“Chancellor Nash” by @ormpho

19 Reasons John F Nash Jr. was Satoshi Nakamoto

Jon Gulson
10 min readNov 12, 2020


It is Bitcoin folklore that Hal Finney was party to the first transaction on 12 January 2009 with creator Satoshi Nakamoto, a pseudonym for person or persons unknown.

One of the usual suspects for the identity of Satoshi Nakamoto is Adam Back, because Bitcoin describes itself as a proof of work system similar to Back’s Hashcash.

However, Back denies he is Satoshi Nakamoto:

Another candidate for Satoshi has been named as John Forbes Nash Jr., the mathematician who had a Hollywood film A Beautiful Mind (2001) made about his life.

Hal Finney was aware of Nash:

Following on from the idea of “proto-Extropian” — and given Nash’s work in cryptography, mathematics, game theory, and economics — there are 19 compelling reasons to believe Nash was Satoshi:

1. The shared characteristic of decentralisation in Nash and Satoshi systems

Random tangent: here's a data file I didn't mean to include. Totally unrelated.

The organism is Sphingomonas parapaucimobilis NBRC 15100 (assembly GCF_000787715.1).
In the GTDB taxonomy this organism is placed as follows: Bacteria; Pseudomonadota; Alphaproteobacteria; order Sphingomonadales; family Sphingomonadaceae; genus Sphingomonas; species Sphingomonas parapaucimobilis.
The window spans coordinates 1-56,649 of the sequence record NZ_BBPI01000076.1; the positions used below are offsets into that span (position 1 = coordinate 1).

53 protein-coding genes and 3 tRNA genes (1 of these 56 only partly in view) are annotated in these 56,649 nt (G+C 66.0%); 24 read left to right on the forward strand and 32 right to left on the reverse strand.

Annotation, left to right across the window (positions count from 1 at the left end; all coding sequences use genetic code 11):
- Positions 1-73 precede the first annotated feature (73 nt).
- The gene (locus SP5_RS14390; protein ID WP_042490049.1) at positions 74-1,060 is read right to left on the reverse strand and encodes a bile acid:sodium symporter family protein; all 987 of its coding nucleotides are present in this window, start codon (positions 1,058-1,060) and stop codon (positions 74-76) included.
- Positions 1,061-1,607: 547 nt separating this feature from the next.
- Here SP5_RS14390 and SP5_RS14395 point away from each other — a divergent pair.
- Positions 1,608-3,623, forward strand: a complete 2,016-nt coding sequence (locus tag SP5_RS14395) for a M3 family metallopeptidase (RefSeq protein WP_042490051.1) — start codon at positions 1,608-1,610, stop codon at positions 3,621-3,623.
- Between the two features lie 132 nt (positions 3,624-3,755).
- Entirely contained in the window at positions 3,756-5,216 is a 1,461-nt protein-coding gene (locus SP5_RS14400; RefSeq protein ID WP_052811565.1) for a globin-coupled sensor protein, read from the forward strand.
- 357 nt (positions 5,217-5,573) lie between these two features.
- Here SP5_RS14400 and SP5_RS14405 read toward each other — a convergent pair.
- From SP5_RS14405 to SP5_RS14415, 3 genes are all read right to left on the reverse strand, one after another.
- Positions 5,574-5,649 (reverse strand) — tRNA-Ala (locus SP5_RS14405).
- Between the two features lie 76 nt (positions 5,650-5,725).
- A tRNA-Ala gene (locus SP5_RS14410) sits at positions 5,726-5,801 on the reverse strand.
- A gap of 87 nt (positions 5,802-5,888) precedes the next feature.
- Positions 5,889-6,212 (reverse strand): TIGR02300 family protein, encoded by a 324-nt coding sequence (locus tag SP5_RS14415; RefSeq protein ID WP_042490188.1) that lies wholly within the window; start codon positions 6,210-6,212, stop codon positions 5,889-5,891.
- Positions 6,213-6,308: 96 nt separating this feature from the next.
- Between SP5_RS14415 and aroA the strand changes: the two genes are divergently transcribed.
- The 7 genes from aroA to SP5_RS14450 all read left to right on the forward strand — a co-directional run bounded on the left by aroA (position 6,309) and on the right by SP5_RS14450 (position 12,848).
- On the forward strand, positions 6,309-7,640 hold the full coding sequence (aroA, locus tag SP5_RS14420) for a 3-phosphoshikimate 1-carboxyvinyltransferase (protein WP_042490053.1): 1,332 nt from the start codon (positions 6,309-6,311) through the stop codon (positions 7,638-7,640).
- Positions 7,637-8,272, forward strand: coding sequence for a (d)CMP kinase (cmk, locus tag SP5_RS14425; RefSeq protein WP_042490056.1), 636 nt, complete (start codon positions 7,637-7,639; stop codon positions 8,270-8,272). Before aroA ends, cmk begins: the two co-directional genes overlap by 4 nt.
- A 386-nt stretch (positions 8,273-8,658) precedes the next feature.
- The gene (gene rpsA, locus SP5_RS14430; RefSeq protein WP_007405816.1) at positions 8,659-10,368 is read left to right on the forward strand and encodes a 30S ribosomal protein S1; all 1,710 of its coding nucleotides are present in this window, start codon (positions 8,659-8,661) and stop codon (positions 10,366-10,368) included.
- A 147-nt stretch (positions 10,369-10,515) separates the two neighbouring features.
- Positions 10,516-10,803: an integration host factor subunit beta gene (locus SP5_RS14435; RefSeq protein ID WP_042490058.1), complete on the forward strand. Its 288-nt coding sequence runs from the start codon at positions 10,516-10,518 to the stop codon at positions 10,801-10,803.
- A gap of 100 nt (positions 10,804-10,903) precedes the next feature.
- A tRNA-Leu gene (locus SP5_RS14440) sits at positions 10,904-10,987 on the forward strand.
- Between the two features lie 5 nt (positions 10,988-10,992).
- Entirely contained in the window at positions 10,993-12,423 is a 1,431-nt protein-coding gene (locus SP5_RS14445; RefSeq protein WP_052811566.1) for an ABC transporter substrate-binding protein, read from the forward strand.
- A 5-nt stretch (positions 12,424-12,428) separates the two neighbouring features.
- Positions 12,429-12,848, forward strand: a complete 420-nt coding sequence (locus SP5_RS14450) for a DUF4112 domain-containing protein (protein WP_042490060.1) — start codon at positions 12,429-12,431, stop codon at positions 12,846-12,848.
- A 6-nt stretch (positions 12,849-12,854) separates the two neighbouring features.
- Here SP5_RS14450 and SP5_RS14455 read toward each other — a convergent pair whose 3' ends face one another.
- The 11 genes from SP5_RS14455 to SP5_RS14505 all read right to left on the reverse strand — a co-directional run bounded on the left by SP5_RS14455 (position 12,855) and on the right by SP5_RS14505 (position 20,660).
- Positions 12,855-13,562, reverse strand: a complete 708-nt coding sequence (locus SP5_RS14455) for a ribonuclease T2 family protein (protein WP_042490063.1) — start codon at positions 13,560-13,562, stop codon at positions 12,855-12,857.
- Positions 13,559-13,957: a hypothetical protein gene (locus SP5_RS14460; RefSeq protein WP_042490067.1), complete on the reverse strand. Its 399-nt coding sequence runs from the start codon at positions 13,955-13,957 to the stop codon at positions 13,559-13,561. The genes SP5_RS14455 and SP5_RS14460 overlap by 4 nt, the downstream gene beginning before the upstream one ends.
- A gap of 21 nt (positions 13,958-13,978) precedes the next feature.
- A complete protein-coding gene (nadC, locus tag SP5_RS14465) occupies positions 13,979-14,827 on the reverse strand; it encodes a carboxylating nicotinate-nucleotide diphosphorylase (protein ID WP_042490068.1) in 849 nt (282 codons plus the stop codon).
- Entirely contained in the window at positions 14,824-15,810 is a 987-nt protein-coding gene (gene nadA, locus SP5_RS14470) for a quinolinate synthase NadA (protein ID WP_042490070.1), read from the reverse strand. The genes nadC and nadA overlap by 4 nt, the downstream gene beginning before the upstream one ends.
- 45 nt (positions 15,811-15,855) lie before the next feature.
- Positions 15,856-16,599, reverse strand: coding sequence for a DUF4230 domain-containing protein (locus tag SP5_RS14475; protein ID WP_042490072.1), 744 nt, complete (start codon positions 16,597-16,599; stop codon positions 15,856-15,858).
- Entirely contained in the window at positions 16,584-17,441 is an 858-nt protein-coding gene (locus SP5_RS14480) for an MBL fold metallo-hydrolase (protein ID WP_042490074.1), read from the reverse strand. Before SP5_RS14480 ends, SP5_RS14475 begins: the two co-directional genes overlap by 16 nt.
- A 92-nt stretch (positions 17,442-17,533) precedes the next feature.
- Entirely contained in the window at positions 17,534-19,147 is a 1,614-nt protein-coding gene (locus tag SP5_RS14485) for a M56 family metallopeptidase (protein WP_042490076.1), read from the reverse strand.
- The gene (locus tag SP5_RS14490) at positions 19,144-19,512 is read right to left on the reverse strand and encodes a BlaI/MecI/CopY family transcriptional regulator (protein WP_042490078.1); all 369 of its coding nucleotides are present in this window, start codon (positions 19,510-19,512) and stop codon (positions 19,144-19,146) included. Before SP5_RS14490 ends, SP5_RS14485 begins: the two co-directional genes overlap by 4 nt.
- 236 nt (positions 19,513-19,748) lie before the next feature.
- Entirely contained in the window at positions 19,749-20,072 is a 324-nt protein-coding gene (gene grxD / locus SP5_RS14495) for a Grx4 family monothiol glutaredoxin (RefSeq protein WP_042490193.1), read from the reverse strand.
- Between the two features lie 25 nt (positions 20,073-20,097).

A quirk of Bitcoin is it’s commonly championed for the characteristic of decentralisation, yet its white paper doesn’t reference this characteristic in such popular terms.

Rather, it speaks to decentralisation in reference to solving the problem of double-spending (fraud) and removing a trusted central mint by which the entire money system depends (Bitcoin: A Peer-to-Peer Electronic Cash System, section 2).

With regard to decentralisation, and in 1954, John Nash had a futuristic idea for “electronic brains” of the future:

“the idea is to decentralize control with several different control units capable of directing various simultaneous operations and interrelating them when appropriate” John Nash, Parallel Control, 1954

Satoshi in his bitcoin talk forum posts, refers to the decentralised nature of bitcoin:

“A lot of people automatically dismiss e-currency as a lost cause because of all the companies that failed since the 1990’s. I hope it’s obvious it was only the centrally controlled nature of those systems that doomed them. I think this is the first time we’re trying a decentralized, non-trust-based system.” Satoshi Nakamoto, 15 February, 2009

2. Satoshi’s reference to Bitcoin as an age-old design

Nash’s Parallel Control design says this on avoiding single points of failure:

John Nash

Satoshi says this on the same subject:

“The result is a distributed system with no single point of failure. Users hold the crypto keys to their own money and transact directly with each other, with the help of the P2P network to check for double-spending.” Satoshi Nakamoto, 11 February, 2009